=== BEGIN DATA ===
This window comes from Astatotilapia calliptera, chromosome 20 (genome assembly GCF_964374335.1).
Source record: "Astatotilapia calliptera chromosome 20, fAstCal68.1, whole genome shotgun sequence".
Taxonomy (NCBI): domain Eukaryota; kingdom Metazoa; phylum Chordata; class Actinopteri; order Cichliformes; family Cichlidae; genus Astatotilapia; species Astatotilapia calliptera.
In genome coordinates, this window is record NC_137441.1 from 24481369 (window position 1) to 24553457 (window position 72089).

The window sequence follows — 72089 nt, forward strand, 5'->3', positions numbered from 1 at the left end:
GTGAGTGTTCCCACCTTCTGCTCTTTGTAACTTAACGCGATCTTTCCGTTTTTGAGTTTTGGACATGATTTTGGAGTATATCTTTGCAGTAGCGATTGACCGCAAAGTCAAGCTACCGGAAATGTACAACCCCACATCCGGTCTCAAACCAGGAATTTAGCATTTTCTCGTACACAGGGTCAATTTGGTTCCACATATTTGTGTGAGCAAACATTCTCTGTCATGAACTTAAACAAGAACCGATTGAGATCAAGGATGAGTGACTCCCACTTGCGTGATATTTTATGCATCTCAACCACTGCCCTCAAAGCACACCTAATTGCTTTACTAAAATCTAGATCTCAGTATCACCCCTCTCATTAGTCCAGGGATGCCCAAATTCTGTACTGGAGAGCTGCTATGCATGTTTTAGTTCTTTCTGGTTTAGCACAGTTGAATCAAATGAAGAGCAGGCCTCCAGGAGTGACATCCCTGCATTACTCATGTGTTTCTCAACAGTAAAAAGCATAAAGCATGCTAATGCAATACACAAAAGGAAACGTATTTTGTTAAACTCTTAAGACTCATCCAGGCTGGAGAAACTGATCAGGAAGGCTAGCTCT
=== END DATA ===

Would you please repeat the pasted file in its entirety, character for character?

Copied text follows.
This window comes from Astatotilapia calliptera, chromosome 20 (genome assembly GCF_964374335.1).
Source record: "Astatotilapia calliptera chromosome 20, fAstCal68.1, whole genome shotgun sequence".
Taxonomy (NCBI): domain Eukaryota; kingdom Metazoa; phylum Chordata; class Actinopteri; order Cichliformes; family Cichlidae; genus Astatotilapia; species Astatotilapia calliptera.
In genome coordinates, this window is record NC_137441.1 from 24481369 (window position 1) to 24553457 (window position 72089).

The window sequence follows — 72089 nt, forward strand, 5'->3', positions numbered from 1 at the left end:
GTGAGTGTTCCCACCTTCTGCTCTTTGTAACTTAACGCGATCTTTCCGTTTTTGAGTTTTGGACATGATTTTGGAGTATATCTTTGCAGTAGCGATTGACCGCAAAGTCAAGCTACCGGAAATGTACAACCCCACATCCGGTCTCAAACCAGGAATTTAGCATTTTCTCGTACACAGGGTCAATTTGGTTCCACATATTTGTGTGAGCAAACATTCTCTGTCATGAACTTAAACAAGAACCGATTGAGATCAAGGATGAGTGACTCCCACTTGCGTGATATTTTATGCATCTCAACCACTGCCCTCAAAGCACACCTAATTGCTTTACTAAAATCTAGATCTCAGTATCACCCCTCTCATTAGTCCAGGGATGCCCAAATTCTGTACTGGAGAGCTGCTATGCATGTTTTAGTTCTTTCTGGTTTAGCACAGTTGAATCAAATGAAGAGCAGGCCTCCAGGAGTGACATCCCTGCATTACTCATGTGTTTCTCAACAGTAAAAAGCATAAAGCATGCTAATGCAATACACAAAAGGAAACGTATTTTGTTAAACTCTTAAGACTCATCCAGGCTGGAGAAACTGATCAGGAAGGCTAGCTCT